Coach Inc. is still suffering from stagnation, especially in North America.

But Victor Luis, chief executive officer, contended in a telephone interview that third-quarter results, including the declines in North American sales, were “very much within our plan,” which he added had been communicated to everyone previously. Declines in North America included the reduced cadence of eOutlet events, as well as Coach-specific promotional events.

Investors, who had been hoping for better news on the turnaround front, sent Coach shares down 6.3 percent to close at $39.65 in Big Board trading. Nearly 16.9 million shares changed hands, compared with a three-month average of just 4.2 million.

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The handbag maker said net income for the three months ended March 28 fell 53.8 percent to $88.1 million, or 32 cents a diluted share, from $190.7 million, or 68 cents, a year ago. Excluding brand transformation costs of $23 million, which included renovation charges and lease terminations for certain locations, net income would have been $100 million, or 36 cents a diluted share.

Net revenues decreased 15.5 percent to $929.3 million from $1.1 billion. In North America, sales declined 24 percent to $493 million, while direct sales fell 23 percent and comparable stores decreased 23 percent. Sales in department stores fell 30 percent. All channels reflected the reduction of the company’s eOutlet events, while sales in department stores also reflected a decline in shipments to the channel. International sales slipped 3 percent to $428 million, although they grew 4 percent on a constant currency basis.

For the nine months, net income fell 44.7 percent to $390.7 million, or $1.41 a diluted share, on a net sales decline of 13.1 percent to $3.19 billion.

Jefferies analyst Randal J. Konik noted that a “challenged North American women’s business reflects continued share loss in the domestic handbag market, and we look for stabilization in this part of the business as the key barometer of recovery to give us confidence that the story has inflected.”

For most investors and Wall Street analysts, results in the second quarter ended Jan. 29 were seen as a potential turning point for the struggling company, but given the third-quarter results, the fear is that the turnaround could take longer than expected. The concern comes even though diluted EPS beat Wall Street’s consensus estimate by 1 cent, since the company, which saw third-quarter net sales at $929.3 million, also fell short on volume expectations of $949.9 million.

Wells Fargo Securities analyst Paul Lejuez said while the quarter was “essentially in line with consensus and management expectations, results were weak and below by side expectations,” mostly due to deceleration in comps. “And while gross margin improved, gross profit dollars declined more than the last quarter. We continue to believe it will be difficult for Coach to execute its transformation strategy,” he said.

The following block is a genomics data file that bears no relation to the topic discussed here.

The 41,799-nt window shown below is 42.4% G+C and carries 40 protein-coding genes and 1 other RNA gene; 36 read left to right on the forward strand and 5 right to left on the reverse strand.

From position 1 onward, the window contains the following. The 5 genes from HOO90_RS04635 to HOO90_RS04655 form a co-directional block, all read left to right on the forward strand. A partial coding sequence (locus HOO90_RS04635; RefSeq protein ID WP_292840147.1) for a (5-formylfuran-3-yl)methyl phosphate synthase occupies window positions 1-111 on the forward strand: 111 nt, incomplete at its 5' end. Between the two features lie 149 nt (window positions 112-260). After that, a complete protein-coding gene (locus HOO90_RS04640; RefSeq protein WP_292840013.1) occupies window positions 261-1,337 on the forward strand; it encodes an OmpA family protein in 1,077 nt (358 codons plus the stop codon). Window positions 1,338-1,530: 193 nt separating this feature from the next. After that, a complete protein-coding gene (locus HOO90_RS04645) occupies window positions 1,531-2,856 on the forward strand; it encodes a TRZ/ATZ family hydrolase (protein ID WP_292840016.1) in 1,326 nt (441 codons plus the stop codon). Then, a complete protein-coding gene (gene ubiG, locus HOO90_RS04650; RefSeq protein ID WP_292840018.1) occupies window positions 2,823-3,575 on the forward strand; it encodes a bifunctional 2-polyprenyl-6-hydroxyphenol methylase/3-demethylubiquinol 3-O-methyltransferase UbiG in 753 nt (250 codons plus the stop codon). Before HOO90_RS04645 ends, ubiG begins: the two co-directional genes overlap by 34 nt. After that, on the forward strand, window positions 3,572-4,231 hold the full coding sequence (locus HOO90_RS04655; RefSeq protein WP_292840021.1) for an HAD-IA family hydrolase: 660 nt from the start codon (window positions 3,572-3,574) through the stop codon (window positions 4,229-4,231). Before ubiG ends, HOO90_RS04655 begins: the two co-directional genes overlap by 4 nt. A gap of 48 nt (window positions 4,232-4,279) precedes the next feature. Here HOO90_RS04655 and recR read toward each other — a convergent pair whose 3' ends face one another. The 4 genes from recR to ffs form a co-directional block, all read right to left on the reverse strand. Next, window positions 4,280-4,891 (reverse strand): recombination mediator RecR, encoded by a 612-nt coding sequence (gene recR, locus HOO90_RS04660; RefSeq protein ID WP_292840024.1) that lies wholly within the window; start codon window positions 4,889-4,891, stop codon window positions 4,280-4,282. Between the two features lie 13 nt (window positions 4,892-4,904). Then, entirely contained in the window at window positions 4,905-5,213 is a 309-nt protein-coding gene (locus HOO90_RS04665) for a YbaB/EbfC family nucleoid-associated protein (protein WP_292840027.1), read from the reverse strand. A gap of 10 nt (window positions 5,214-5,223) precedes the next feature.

Jefferies’ Konik noted that the early reads on “transformed stores are positive, but the broader business remains challenged. As a result, we prefer to take a ‘wait and see’ approach.”

In the telephone interview, Luis said the new concept store model, whether newly opened stores or those undergoing renovation, “are doing much better” than the rest of the fleet.

At the end of the third quarter, there were 40 stores showcasing the new concept design, and another 14 stores were added in the quarter-to-date. The store sites showcasing the new architectural design are in North America and overseas. According to Luis, 104 more renovations are slated over the next two months, bringing the total number of sites renovated to 150 by the end of the current fiscal year. Two weeks ago, the company opened its first modern luxury outlet store, which was in Savannah, Ga.

For the fourth quarter, the company will continue with its store remodeling and opening schedule. It will also begin integrating the Stuart Weitzman brand, the purchase of which is expected to close in the next two weeks.

The company said in January it was acquiring the Weitzman brand from private equity firm Sycamore Partners for $574 million.

“Our shoe business through our licensee is $200 million, and the Stuart Weitzman business is over $300 million. Combined, we will occupy the number-two position in market share just below Uggs, making us a true player in the sector,” Luis said in January.

Luis on Tuesday reaffirmed that the two brands — Coach and Stuart Weitzman — would be developed and operated separately, although the team at Coach would help Weitzman in building its handbag line, while Weitzman executives would help their Coach counterparts build its footwear business. Coach renewed its footwear license with Jimlar for two years to enable it to build its infrastructure systems before bringing the operation in-house.

With its first acquisition not yet under its belt, Luis isn’t even considering the possibility of another deal down the road, noting that the company is focused on beginning the integration process and working with the footwear brand’s management team.

Meanwhile, the company introduced three lines by executive creative director Stuart Vevers in the quarter designed solely for its outlet stores. The lines are separate from the one that’s produced for the brand’s full-price luxury concept stores.

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